If you haven’t made any payments for at least 270 days then you could be in default. Collection fees will be added to the balance of your loans.
In addition to wage garnishment, the U.S. Government can perform an administrative offset of your federal benefits or an interception of your tax refund without having to go to court to obtain a judgment against you (see below).
The following approaches could provide you with a way out of default:
- Private consolidation
- Federal consolidation
After trying to collect the money that you owe, a governmental agency can obtain it from another government agency that was about to mail you a check.
The administrative offset usually occurs with money owed for more than 180 days and is a form of withholding by the Treasury’s Financial Management Service. A “tax interception” is a form of administrative offset where a tax refund is taken to pay a past due student loan or other debt.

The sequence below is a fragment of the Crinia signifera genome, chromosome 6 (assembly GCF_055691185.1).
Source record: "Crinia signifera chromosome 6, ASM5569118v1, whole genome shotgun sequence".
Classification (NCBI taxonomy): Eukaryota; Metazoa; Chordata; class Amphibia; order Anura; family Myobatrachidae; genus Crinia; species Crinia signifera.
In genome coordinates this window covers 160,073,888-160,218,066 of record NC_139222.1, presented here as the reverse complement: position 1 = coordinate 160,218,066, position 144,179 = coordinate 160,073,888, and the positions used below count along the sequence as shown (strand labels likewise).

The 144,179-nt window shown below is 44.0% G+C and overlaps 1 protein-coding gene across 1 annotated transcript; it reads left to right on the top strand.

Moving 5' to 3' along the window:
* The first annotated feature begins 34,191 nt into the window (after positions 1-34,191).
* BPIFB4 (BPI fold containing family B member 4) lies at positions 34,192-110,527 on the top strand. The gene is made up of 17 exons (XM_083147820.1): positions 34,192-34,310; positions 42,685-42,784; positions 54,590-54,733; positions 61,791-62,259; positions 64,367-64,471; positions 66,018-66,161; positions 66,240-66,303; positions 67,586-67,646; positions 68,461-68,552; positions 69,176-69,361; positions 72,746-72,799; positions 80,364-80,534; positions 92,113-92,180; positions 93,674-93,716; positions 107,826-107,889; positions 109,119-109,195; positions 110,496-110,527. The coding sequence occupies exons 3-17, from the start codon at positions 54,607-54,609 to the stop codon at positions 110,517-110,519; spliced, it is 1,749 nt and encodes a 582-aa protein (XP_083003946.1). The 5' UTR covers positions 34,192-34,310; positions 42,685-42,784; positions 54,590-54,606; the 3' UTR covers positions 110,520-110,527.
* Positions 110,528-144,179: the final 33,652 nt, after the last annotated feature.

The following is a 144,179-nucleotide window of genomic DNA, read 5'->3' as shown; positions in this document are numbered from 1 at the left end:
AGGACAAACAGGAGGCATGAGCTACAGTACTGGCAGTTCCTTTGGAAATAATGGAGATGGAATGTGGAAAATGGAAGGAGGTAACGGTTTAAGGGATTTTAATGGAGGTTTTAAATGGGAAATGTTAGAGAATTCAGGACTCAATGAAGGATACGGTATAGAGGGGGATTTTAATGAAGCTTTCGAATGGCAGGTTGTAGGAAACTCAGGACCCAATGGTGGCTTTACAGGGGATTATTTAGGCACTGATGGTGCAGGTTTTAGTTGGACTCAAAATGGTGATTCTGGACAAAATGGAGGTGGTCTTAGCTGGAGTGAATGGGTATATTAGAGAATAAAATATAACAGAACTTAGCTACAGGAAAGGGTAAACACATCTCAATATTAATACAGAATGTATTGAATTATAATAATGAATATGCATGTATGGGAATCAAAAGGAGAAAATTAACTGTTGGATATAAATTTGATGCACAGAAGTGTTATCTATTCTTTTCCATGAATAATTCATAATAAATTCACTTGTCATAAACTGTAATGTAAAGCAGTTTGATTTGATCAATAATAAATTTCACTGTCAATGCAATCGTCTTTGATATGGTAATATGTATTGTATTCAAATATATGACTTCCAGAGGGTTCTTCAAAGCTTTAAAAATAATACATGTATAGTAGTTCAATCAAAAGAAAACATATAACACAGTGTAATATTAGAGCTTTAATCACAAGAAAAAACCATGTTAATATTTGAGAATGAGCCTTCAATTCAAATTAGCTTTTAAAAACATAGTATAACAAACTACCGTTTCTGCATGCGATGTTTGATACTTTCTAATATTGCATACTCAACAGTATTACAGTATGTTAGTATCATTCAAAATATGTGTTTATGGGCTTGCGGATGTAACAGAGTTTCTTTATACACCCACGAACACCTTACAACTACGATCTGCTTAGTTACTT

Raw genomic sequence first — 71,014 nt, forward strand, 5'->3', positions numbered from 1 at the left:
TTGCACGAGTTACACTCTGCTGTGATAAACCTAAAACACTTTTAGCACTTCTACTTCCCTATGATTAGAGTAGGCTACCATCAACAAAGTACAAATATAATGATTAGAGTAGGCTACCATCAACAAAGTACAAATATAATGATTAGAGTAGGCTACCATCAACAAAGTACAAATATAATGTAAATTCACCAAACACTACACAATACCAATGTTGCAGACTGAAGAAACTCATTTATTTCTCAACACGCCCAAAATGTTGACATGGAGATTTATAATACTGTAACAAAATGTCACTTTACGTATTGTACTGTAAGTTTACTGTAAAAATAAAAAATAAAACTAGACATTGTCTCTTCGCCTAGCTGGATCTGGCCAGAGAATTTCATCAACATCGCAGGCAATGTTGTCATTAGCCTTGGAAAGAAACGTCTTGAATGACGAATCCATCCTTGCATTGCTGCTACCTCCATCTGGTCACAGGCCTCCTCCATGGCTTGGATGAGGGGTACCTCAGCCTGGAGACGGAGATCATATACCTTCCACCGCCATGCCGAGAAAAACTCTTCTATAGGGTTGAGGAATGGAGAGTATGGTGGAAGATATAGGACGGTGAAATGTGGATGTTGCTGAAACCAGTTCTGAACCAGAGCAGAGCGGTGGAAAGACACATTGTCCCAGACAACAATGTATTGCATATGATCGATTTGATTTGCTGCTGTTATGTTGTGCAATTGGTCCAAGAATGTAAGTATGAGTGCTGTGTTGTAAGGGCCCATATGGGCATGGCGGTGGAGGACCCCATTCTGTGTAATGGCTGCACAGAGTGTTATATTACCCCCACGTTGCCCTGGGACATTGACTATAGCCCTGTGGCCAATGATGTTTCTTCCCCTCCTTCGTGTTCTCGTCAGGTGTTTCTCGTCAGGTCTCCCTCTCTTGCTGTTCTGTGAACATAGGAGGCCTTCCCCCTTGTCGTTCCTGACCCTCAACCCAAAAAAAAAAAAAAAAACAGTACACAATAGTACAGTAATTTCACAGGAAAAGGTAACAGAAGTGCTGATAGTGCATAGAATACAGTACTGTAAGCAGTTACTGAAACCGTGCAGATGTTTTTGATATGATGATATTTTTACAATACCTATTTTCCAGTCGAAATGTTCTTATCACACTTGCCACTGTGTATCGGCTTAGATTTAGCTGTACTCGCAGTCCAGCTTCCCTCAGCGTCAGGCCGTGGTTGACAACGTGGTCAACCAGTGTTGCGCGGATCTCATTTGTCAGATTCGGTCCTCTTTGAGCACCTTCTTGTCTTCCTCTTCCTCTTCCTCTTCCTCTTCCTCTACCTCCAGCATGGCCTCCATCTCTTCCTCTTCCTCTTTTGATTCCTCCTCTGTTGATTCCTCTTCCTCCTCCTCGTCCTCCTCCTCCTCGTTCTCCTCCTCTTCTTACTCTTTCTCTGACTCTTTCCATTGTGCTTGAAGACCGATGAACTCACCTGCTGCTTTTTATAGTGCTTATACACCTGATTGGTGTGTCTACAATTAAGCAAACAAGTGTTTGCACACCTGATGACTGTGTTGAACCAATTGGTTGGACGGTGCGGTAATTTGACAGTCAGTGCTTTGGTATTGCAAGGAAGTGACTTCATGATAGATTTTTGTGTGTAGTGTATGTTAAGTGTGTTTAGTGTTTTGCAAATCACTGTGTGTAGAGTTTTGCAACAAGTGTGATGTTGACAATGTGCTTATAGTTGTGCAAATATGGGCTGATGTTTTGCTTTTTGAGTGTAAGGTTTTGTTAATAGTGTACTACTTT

Unpaid income taxes, small business, farming as well as veteran’s health care expenses and other debts may also be collected. If your benefits were overpaid in the past, this amount may be past due as well.
The agency may be attempting to provide you with a written notice and an opportunity for inspection, review and repayment. You may be eligible for a disability and hardship waiver or other exception or legal defense.
If not, the administrative offset will become certified in which case you may receive a letter from the agency that was about to pay you which describes why the offset will occur and by whom.
Past due taxes usually take priority over other debts. Social Security may be taken for past due student loans and other government debts even if owed for more than 10 years. More and more people are having their Social Security, Black Lung, Railroad Retirement and other benefits taken. Up to 15 percent of a Social Security check may be taken but you shouldn’t be left with less than $750.
When you receive notification of a wage garnishment or tax interception, you can request a hearing and challenge their claim. A payment plan might be worked out instead. Remember, there is no statute of limitations on the collection of student loans. You could be sued if a wage garnishment is not possible – at any time in the future.